At the end of the session the coordinator asked if I would be open to facilitating workshops in the new year. Definitely! My goal is to move toward more community-based teaching (specifically around literacy) and personal learning communities (in literacy and other areas). I’m happy to increase my literacy bona fides in ways that can ultimately support communities and individuals. I’m very excited to start this new chapter in my life. I plan to document, study and share my experiences in the upcoming year.
To educe is to lead forth; to seduce is to lead away….I wish I had suggested that our departments of education be called, if we were honest, departments of seduction, for that is what they do: lead us away from ourselves.
If you’ve missed out on all the hoopla, this is all about the dismal state of schools – what is being done about it, and the hope of a magic cure all. Superman.
The hero in all of this seems to be school choice, or more specifically, charter schools. Problematically, the news on charter schools isn’t much better than other public schools (unsurprisingly). The overarching narrative in education today advances the success stories of charters while secreting away the fact they aren’t faring all that well. Turns out that treating students like commodities and running schools like businesses is no way to successfully educate a diverse citizenry.
What’s the key? That’s just it. Snapping our fingers and wiggling our noses aren’t the answer. Nor is further dehumanizing people and treating them like widgets on an assembly line. I believe the answer lies, in part, on embracing a dialogic education. One that affirms the life of each individual, helping her to become a contributive member of society on multiple levels.
But I digress. I really just wanted to share this offering from NPR and the Root. More food for thought about treating our children like french fries.
Something wasn’t right at the high school that Darwin Bridgers’ son attends, so he sat in on the class to see for himself. All morning long, the instructor at the Washington, D.C. charter school pointed to a list of ground rules, a detailed list of rewards and punishments posted on a wall near the front of the class filled with black and Latino students.
I’m always on the hunt for good ideas – especially those that are founded on new/21st century literacies. My friend Beth recently posted about a pedagogical experiment in her writing pedagogy class. Beth’s work was grounded in collaboration and multi-modal/multi-genre composing. Reports of such work are always interesting and helpful for teachers looking to expand their range. That’s why I was glad to see a related article in the Chronicle today.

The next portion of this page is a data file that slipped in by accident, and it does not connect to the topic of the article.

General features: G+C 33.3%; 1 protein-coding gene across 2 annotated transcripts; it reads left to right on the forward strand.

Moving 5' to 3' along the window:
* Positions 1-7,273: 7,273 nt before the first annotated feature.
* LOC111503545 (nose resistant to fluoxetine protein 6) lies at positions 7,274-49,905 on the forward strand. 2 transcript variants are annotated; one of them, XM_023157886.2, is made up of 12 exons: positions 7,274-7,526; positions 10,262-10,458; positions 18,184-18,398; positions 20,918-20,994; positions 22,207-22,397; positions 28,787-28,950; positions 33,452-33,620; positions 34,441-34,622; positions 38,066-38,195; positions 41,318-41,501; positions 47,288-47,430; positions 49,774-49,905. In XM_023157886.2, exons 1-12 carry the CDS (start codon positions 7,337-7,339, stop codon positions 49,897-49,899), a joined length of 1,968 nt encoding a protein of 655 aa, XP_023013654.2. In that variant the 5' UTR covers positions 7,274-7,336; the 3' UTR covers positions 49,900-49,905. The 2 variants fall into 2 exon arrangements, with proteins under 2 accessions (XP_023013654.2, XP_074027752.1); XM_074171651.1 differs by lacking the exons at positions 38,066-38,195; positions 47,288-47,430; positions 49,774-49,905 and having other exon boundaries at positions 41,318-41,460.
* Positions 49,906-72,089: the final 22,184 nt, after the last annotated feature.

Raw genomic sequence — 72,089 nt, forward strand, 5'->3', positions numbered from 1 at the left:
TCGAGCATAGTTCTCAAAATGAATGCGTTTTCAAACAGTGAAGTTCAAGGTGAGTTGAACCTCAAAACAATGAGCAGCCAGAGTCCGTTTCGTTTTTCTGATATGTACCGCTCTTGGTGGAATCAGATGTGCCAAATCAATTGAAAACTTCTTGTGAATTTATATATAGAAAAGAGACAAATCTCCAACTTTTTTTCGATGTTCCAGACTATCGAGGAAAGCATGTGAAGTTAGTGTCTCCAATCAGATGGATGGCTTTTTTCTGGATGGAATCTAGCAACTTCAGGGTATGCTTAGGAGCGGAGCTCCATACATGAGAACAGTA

A professor wrote about doing mashups in to help students explore literature more deeply. Doing this kind of work pushes learners into higher order thinking while leveraging the contributive and collaborative nature of modern literacies.
The best mashups juxtapose materials deliberately; they make the implicit explicit. They expose or highlight underlying features of the source materials—formal, thematic, or stylistic—that casual listeners, viewers, or readers might miss.
In my classes, I’ve experimented with mashups in order to help students think about literary style. I started doing this when I noticed that my students often sensed stylistic differences between writers, but had difficulty articulating those differences.
I’m presenting at the Georgia Education Research Association’s annual conference in Savannah this weekend. My presentation will be my first attempt at a Prezi – provided all goes well with the technology! I am presenting the results of my dissertation work – a narrative inquiry into how teachers facilitate dialogue as a resource in standards-based literacy classes.
So says Sir Ken Robinson, creativity expert. In this 2006 TED Talk, featured below, he challenges us to reconsider the status and positioning of creativity. He says schooling tends to be about educating students from the neck up and “off to one side.” Of course he means we value and teach to the left hemisphere as though traditional forms of intelligence are the only or best kinds. I agree with him.
Schools and society miss the mark by overemphasizing the brain to the detriment of the rest. We think if we have the “best and brightest” we can compete in the global job market. (Or even in the local ones). I believe education should not be about jobs, but contribution. How can you be fully human and contribute to the world (and your own authentic happiness) in meaningful ways? An education that ignores the body, the heart, and the myriad forms of expression, is a half education at best, and a mis-education at worst.
Of course all of this assumes a dichotomy of teaching the brain and teaching for creativity, when I believe both can and should be done in concert. Schools today often reify the one right answer, usually from a choice of other answers. That’s not even educating the brain. That’s teaching how to eliminate bad answers. Can we teach our students to be thoughtful and creative? To think and be with both sides of our brain? Ken argues that creativity and literacy should be given equal status. I think he’s on to something.
An ideal education to me is one which considers the whole person, and challenges that person to think creatively and flexibly and be fully present in the world for the betterment of society. Idealistic, yes. Impossible, no. Watch: